An odd little movie, but with lots of dogs!
It’s directed by Mike White, which explains the uncomfortable/comic tone of the film. Molly Shannon is Peggy, an office worker who is friendly enough, but mostly keeps to herself. Her closest relationship is with Pencil, her beagle. When Pencil dies, she doesn’t know what to do with herself– she dates her neighbour (John C Reilly), who turns out to have been responsible for Pencil’s death, and Newt (Peter Sarsgaard), an asexual dog rescue worker who turns her onto veganism, which is at least some kind of constructive reaction. She also begins to read up on animal rights issues.
In her grief, she rescues more dogs than is legal, embezzles money from her job to send to animal rights groups, and starts to see her life in a very different way.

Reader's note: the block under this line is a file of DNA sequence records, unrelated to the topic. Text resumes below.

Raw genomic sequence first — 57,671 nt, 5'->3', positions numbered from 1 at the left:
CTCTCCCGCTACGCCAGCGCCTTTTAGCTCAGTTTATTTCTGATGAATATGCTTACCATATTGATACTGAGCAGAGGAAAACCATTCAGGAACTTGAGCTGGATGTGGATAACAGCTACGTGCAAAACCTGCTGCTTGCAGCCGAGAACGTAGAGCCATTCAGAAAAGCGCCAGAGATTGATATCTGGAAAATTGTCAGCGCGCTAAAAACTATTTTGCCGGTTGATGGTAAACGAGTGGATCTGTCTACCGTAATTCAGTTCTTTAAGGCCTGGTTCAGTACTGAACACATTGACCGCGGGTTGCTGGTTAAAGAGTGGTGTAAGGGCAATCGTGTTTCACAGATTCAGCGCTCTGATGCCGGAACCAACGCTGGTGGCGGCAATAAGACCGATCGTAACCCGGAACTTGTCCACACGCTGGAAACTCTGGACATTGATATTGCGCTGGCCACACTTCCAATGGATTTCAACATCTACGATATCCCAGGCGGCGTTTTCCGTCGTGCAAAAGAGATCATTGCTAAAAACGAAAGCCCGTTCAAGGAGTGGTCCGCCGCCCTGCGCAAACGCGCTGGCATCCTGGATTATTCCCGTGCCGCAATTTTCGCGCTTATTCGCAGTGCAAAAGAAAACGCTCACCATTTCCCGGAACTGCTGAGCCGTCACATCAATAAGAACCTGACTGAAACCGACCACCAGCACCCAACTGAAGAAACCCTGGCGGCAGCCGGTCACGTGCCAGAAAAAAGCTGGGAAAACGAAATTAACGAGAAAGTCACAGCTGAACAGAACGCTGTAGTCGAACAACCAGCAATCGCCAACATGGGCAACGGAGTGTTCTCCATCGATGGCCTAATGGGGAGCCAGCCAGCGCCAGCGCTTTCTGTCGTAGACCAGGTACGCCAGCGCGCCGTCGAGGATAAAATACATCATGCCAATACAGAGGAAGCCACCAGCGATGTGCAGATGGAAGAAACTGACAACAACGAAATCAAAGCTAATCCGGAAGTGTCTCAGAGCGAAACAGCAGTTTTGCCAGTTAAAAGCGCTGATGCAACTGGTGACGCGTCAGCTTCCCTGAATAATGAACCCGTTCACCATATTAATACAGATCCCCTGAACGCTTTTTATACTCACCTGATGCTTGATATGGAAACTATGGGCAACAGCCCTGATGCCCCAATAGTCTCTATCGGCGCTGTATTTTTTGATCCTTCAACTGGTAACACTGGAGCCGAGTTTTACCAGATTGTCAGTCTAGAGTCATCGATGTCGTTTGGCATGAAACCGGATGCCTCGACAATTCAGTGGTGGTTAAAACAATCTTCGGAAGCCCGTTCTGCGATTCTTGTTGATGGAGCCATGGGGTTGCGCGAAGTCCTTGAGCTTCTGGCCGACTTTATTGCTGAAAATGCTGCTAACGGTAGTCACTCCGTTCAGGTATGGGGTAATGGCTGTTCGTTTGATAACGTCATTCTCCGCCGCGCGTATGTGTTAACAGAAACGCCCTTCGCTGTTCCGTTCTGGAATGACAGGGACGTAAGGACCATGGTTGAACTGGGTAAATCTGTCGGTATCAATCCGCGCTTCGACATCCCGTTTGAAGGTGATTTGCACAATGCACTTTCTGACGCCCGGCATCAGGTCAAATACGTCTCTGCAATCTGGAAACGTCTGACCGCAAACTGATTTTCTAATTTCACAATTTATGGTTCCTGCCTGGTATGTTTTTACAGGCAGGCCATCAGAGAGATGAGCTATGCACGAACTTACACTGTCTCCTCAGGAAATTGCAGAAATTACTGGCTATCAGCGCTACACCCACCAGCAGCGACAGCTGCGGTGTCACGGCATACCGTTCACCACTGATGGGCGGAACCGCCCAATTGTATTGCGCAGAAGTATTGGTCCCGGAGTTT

But the conclusion isn’t that Peggy is nuts. On the contrary. Instead, shows us how someone somes to accept herself and forms her beliefs, even if it’s something that not everyone believes in.
As a related aside, dogs really change people. At their best, they are accepting and loving. But when they are abused or neglected, their behaviour reflects their experience, even though they usually retain their natural impulse to be part of a social group. I think having dogs around is really a good way to learn compassion that way, and they allow us to open up to each other as well.
Walking Henry around the neighbourhood has really shown me a lot. People are more likely to say hi, or even stop for a chat. Kids run up to us. The other day, we walked by gloomy teenager, who brightened up when she say Henry. Henry makes goth girls smile! Dogs take us out of ourselves and make us realize that we are part of something much bigger. We can learn so much from them!